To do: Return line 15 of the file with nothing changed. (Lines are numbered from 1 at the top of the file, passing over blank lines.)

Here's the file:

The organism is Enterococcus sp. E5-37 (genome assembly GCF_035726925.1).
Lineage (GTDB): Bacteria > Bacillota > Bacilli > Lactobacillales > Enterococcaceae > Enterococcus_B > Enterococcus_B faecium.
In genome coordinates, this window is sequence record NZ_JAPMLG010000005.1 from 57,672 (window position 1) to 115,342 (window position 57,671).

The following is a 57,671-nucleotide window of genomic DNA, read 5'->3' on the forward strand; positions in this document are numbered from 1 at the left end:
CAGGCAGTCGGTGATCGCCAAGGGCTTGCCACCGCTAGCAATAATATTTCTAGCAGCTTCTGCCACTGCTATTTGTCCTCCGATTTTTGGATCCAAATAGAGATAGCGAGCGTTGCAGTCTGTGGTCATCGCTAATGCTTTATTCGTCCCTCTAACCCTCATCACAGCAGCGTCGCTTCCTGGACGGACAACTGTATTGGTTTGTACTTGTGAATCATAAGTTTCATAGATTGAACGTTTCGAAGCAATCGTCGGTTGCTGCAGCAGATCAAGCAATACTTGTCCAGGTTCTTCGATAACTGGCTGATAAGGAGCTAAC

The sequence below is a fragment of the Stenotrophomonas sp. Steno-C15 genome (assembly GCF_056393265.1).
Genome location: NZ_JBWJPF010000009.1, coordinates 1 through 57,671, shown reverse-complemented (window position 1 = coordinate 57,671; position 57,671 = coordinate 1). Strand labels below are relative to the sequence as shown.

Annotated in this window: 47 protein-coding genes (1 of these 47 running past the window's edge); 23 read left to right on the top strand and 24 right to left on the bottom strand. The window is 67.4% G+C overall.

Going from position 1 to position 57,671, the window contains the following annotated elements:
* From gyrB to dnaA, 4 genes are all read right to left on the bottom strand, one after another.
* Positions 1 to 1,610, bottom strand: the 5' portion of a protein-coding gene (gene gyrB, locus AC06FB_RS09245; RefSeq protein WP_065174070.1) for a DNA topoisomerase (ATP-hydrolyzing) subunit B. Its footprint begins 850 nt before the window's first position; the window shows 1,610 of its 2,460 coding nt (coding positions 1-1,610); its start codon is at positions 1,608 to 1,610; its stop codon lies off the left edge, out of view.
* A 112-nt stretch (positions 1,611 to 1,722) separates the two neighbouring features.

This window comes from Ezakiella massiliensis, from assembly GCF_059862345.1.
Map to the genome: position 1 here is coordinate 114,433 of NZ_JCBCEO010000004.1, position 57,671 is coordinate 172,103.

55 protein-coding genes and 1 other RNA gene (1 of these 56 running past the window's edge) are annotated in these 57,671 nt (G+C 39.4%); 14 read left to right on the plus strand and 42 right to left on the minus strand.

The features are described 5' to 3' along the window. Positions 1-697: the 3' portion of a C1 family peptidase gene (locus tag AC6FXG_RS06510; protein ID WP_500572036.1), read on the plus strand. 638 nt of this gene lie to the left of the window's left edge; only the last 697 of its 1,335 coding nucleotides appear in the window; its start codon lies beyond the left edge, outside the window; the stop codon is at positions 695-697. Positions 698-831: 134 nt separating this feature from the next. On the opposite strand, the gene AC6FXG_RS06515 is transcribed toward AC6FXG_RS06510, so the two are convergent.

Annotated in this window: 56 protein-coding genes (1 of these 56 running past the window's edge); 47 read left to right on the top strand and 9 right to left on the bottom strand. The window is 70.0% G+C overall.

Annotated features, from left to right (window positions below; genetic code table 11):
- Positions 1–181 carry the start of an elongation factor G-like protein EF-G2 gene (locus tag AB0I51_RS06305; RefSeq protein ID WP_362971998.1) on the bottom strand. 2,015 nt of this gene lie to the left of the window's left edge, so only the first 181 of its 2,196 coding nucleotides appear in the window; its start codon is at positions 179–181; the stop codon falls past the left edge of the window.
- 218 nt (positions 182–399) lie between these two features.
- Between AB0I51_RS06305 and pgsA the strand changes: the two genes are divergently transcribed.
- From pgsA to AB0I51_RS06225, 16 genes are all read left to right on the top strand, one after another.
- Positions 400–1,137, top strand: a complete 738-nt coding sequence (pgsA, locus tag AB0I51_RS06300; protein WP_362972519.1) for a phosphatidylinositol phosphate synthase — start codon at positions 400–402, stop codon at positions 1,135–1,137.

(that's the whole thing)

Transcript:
55 protein-coding genes and 1 other RNA gene (1 of these 56 running past the window's edge) are annotated in these 57,671 nt (G+C 39.4%); 14 read left to right on the plus strand and 42 right to left on the minus strand.